“…John III was only 18 when he became Duke of Finland in 1556. At the age of 25, he set out to propose to Catherine Jagiellon, the sister of Poland’s king. This was interesting in the sense that the Crown of the Kingdom of Poland and the Grand Duchy of Lithuania had a population of close to 10 million! From the small Grand Duchy of Finland with just 200,000 inhabitants, John III was brave enough to go courting a princess...”
One of Koskisen’s owners, Kari Koskinen, tells about a book on the history of the Swedish royal family that he has read.
“Catherine Jagellion was also coveted by the Russian ruler Ivan the Terrible, but the princess chose John III, who was 11 years younger than her, and moved to Turku. A furious and discourteous exchange of letters followed between John and Ivan,” Kari adds with a grin.
John III’s colourful life has invaded Kari’s thoughts to the point that he wants to share the story with the reporter, and why not? It’s up to the birthday boy to choose how to spend the time allotted for the interview on his special day. So, Kari, who has just turned 60, has decided to talk about history, culture, the Italian language, music, nature, sailing and, of course, wood. When listening to him, it is easy to read between the lines: Kari wants to talk about passion.
Some of Kari’s great passions are history, different cultures and languages. According to Kari, you cannot understand the world without knowing history and different cultures. That is why he reads a lot and especially enjoys delving into specific historical events and personas.
When leafing through a book about local history a hundred years ago, Kari’s eyes were caught by the name of his grandfather, Kalle Koskinen, the Founder of Koskisen. Kalle Koskinen, who had lived in Lappila, had “shown great courage in preventing robbery and acts of violence in the area” during the civil war a hundred years ago. To thank him for this, a group of local farmers went to set Kalle free from a war camp in Lahti in 1918.
When listening to these historical tales, you cannot help but think that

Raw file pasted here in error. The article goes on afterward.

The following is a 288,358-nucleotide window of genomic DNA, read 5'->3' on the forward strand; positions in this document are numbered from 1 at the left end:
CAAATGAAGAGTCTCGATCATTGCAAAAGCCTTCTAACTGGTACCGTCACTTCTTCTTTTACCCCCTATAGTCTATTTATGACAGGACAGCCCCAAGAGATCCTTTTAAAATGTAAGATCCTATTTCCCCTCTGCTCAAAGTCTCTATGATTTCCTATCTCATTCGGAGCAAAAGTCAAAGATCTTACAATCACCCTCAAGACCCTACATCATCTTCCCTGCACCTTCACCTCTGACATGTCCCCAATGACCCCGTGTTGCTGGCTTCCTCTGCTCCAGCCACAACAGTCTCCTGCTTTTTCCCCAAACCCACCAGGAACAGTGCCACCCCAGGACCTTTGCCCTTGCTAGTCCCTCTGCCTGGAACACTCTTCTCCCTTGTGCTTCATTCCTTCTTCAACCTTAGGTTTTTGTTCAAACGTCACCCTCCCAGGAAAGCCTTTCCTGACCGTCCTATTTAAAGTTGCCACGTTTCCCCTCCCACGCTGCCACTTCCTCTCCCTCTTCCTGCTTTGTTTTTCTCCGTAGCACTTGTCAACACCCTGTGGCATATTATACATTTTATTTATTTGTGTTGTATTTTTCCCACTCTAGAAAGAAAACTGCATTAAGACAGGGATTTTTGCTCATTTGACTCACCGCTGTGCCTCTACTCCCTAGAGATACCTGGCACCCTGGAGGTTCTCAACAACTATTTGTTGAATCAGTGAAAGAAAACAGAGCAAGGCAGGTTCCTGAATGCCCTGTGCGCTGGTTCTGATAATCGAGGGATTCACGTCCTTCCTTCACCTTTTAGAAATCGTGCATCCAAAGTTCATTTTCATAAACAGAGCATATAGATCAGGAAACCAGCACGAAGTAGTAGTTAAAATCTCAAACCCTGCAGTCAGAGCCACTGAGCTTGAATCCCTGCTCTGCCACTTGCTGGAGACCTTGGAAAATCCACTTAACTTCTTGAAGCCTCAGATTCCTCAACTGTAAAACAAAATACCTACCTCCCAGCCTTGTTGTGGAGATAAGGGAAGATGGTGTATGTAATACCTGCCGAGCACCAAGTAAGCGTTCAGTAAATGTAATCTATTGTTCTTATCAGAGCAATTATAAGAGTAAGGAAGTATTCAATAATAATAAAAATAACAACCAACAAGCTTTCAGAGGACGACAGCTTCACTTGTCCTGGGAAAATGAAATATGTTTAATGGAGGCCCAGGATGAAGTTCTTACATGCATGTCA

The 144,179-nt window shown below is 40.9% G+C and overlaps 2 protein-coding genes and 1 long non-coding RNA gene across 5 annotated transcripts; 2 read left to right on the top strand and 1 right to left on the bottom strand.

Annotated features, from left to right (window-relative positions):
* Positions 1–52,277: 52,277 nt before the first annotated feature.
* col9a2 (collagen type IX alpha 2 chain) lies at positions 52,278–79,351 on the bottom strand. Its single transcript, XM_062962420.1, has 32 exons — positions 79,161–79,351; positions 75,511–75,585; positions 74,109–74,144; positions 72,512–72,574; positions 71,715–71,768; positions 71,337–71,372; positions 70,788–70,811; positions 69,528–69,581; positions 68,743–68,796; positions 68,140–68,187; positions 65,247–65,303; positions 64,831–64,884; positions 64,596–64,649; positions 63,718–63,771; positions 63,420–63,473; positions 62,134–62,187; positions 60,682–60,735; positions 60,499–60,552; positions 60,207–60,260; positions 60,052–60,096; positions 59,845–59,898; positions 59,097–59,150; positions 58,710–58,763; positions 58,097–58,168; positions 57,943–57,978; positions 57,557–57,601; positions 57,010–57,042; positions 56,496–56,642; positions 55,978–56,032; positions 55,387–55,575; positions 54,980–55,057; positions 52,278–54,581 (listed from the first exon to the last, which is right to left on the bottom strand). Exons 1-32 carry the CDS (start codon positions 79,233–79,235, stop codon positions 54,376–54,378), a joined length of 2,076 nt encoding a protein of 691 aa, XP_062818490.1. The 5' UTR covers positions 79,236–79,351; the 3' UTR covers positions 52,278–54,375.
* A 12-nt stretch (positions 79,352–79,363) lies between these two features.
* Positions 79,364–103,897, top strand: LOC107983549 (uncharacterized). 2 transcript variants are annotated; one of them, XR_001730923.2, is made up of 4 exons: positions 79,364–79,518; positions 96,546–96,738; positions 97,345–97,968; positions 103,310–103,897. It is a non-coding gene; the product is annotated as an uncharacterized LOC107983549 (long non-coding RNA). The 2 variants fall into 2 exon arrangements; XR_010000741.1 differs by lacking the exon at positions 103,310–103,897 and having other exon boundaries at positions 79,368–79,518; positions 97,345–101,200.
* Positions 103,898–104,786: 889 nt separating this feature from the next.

the man telling them has been courageous himself, never afraid to take risks.
Maybe that explains his fascination with stories of past heroes.
It was in 1985 that Kari Koskinen’s father Kalevi asked him to head Koskisen’s plywood mill. Many doubted that a young boy from Turku would know anything about managing a plywood mill. And he didn’t – at least not about the management method that had been applied for decades and that Kari thought was conservative. The rebellious young man who was going through a punk phase decided to take on the challenge and show everyone what he was made of. It was time to create something new.
Kari may not have known much about making plywood, but then again, he was more interested in who ultimately uses plywood and how. Kari did not want Koskisen’s plywood to lie around in the warehouse until someone happened to need it. He wanted to see the person behind the plywood, listen to their wishes and manufacture plywood that would fit the intended use to a tee.
Now in 2018, this approach is at the very heart of the company. At the end of the day, the customer is Koskisen’s employer, and all Koskisen employees want the customer to get exactly what they have ordered. This is a mentality that they have learned from Kari. Kari would love for everyone working in plywood production to know the intended end use and the user of the plywood they are making.
Today, Kari Koskinen is one of Koskisen’s owners, a member of the Board of Directors and a developer of Russian operations. A lot has changed in thirty years, but at 60, Kari still feels the same about one thing as he did when he was 30: courage, creativity and passion are always needed. And Kari has these characteristics in spades.
In addition to history, Kari loves music. Over the years, his music tastes have evolved enormously: besides punk, he now listens to pretty much everything from classical music to blues. When Kari starts his car engine, heavy metal music blares from the loud speakers. He also likes Italian singer Alessandra Amoroso’s emotional songs because they combine music with what he thinks is the world’s most beautiful language.